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Information markets vs. opinion pools: An empirical comparison
 In Proceedings of the Sixth ACM Conference on Electronic Commerce (EC’05
, 2005
"... In this paper, we examine the relative forecast accuracy of information markets versus expert aggregation. We leverage a unique data source of almost 2000 people’s subjective probability judgments on 2003 US National Football League games and compare with the “market probabilities ” given by two dif ..."
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Cited by 22 (9 self)
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In this paper, we examine the relative forecast accuracy of information markets versus expert aggregation. We leverage a unique data source of almost 2000 people’s subjective probability judgments on 2003 US National Football League games and compare with the “market probabilities ” given by two different information markets on exactly the same events. We combine assessments of multiple experts via linear and logarithmic aggregation functions to form pooled predictions. Prices in information markets are used to derive market predictions. Our results show that, at the same time point ahead of the game, information markets provide as accurate predictions as pooled expert assessments. In screening pooled expert predictions, we find that arithmetic average is a robust and efficient pooling function; weighting expert assessments according to their past performance does not improve accuracy of pooled predictions; and logarithmic aggregation functions offer bolder predictions than linear aggregation functions. The results provide insights into the predictive performance of information markets, and the relative merits of selecting among various opinion pooling methods.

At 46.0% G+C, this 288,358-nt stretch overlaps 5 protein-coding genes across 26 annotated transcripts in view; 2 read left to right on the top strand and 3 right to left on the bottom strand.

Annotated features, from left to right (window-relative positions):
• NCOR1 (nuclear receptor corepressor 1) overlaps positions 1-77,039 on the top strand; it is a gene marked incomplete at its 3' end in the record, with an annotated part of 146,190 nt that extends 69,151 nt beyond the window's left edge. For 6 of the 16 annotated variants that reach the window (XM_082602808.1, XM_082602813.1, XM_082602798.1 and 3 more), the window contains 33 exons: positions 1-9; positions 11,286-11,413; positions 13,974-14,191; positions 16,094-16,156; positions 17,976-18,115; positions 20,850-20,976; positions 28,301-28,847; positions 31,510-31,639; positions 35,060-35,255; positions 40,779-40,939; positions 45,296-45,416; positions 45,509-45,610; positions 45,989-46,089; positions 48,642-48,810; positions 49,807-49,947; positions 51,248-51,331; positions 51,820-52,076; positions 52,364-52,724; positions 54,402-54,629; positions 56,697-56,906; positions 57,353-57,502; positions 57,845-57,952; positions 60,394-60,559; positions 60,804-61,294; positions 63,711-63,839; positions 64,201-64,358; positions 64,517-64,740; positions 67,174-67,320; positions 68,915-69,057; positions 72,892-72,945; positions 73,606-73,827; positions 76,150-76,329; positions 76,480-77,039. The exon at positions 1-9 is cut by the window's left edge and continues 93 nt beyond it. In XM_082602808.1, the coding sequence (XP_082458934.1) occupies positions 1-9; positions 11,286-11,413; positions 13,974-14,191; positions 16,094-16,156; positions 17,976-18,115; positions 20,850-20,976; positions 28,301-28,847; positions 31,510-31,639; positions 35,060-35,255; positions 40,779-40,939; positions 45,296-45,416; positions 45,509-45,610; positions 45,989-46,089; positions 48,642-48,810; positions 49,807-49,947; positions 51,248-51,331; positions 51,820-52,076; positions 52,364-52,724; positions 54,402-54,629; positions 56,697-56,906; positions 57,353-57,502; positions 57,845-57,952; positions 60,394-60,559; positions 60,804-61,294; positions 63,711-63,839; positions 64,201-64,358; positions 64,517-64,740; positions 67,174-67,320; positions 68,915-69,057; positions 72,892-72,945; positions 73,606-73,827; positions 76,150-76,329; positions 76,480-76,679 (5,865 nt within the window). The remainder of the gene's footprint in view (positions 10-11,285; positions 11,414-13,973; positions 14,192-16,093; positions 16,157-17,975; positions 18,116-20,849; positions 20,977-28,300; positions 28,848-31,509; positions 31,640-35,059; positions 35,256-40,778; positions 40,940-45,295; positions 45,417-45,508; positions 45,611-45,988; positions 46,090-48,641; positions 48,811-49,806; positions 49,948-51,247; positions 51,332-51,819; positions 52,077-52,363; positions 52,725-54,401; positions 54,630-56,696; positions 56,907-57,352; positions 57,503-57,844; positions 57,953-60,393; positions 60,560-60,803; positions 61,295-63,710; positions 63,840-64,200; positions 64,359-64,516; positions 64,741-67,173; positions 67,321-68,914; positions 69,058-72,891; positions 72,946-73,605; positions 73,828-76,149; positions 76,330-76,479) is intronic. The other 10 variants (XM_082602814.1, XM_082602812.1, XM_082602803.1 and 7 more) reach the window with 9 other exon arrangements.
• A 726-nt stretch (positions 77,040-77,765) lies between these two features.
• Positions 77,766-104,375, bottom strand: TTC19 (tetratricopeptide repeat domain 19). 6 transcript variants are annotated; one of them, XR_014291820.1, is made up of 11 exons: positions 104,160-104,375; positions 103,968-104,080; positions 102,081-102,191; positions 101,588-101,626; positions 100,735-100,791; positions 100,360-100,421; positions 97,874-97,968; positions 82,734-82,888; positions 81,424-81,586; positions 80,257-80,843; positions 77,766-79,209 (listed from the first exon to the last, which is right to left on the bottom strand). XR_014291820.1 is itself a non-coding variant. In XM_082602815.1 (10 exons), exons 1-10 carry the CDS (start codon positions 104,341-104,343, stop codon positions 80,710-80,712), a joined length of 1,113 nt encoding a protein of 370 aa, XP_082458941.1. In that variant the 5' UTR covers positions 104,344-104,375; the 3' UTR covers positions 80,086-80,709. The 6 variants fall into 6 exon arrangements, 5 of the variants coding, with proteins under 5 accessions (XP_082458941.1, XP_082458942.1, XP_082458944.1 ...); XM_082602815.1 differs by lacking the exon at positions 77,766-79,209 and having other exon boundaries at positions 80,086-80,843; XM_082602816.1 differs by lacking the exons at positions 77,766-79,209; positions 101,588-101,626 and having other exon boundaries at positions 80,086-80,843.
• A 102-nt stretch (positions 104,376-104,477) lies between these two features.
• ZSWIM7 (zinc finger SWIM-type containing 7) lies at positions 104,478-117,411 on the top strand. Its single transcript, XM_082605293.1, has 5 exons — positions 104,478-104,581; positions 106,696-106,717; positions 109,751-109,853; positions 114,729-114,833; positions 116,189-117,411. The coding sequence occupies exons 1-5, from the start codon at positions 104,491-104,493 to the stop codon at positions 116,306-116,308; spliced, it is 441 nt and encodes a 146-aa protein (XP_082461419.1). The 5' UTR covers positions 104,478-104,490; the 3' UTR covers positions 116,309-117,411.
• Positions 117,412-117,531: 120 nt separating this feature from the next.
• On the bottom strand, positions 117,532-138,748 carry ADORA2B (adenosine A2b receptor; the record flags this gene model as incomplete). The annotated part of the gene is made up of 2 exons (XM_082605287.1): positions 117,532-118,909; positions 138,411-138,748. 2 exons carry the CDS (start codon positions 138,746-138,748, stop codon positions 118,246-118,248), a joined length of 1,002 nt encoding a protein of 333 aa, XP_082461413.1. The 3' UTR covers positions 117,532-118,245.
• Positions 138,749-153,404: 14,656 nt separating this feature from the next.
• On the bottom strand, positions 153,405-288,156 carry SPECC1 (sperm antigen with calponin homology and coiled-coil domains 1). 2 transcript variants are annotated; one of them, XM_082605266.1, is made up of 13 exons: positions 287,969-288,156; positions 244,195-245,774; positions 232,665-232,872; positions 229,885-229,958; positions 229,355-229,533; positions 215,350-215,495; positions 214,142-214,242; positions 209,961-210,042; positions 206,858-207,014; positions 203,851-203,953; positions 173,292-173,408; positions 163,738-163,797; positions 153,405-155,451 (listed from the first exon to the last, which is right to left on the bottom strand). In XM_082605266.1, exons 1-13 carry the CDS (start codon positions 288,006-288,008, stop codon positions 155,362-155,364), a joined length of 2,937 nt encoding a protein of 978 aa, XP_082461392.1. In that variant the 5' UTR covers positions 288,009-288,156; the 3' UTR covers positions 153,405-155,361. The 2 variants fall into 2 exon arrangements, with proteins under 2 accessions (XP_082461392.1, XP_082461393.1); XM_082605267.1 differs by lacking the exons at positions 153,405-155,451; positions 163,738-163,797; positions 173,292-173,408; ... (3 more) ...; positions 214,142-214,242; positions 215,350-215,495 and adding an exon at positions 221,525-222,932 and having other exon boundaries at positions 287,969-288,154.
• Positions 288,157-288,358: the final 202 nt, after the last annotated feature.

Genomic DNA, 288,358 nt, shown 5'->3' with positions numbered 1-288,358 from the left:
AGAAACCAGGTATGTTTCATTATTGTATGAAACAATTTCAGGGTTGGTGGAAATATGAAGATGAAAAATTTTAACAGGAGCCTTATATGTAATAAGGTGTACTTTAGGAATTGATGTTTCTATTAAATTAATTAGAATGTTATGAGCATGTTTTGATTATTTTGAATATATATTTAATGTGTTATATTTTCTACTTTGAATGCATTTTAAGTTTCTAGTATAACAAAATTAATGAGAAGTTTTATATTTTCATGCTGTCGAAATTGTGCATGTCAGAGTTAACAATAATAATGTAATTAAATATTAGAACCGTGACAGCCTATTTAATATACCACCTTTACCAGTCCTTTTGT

Probabilities of judgments provided by unknown experts by using the imprecise Dirichlet model
 Risk, Decision and Policy, 9(4):391 – 400
, 2004
"... Most models of aggregating expert judgments assume that there is available some information characterizing the experts. This information may be incorporated into hierarchical uncertainty models (secondorder models). However, very often we do not know anything about experts or it is difficult to ev ..."
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Cited by 6 (5 self)
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Most models of aggregating expert judgments assume that there is available some information characterizing the experts. This information may be incorporated into hierarchical uncertainty models (secondorder models). However, very often we do not know anything about experts or it is difficult to evaluate their quality. In this case, beliefs to experts may be in the interval [0,1] and the resulting assessments become to be noninformative. Moreover, attempts to assign some weights or beliefs to experts were not crowned with success because the behavior of experts may be distinguished in different circumstances. Therefore, this paper proposes to estimate expert judgments instead of experts themselves and studies how to assign interval probabilities of expert judgments by using the multinomial model.
Information Sciences and Technology
"... Sigatures are on file in the Graduate School. iii In almost all walks of life, predicting uncertain future events plays an essential role in decisionmaking processes. However, information related to future events frequently exists only as dispersed opinions, insights, and intuitions of individuals. ..."
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Cited by 3 (0 self)
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Sigatures are on file in the Graduate School. iii In almost all walks of life, predicting uncertain future events plays an essential role in decisionmaking processes. However, information related to future events frequently exists only as dispersed opinions, insights, and intuitions of individuals. Each individual only knows a little, but aggregating the dispersed information together may make considerable contribution to decision making. This is typical in many domains including business, politics, and entertainment. Therefore, how to aggregate such dispersed information for useful decision support is a crucial task. Markets have shown great potential as one of the most effective mechanisms for gathering distributed information and generating accurate forecasts, often surpassing many existing methods in practice. This research studies information markets, markets that are specially designed for information aggregation and forecasting, from four different perspectives: theoretical examination, experimental evaluation, empirical analysis, and design.
RISK ANALYSIS ON THE BASIS OF JUDGMENTS SUPPLIED BY UNKNOWN EXPERTS
"... The development of a system requires fulfilling the available standards of reliability and safety. Due to possible complexity of the system, its parameters often are determined by experts whose judgements are usually imprecise and unreliable due to the limited precision of human assessments. Therefo ..."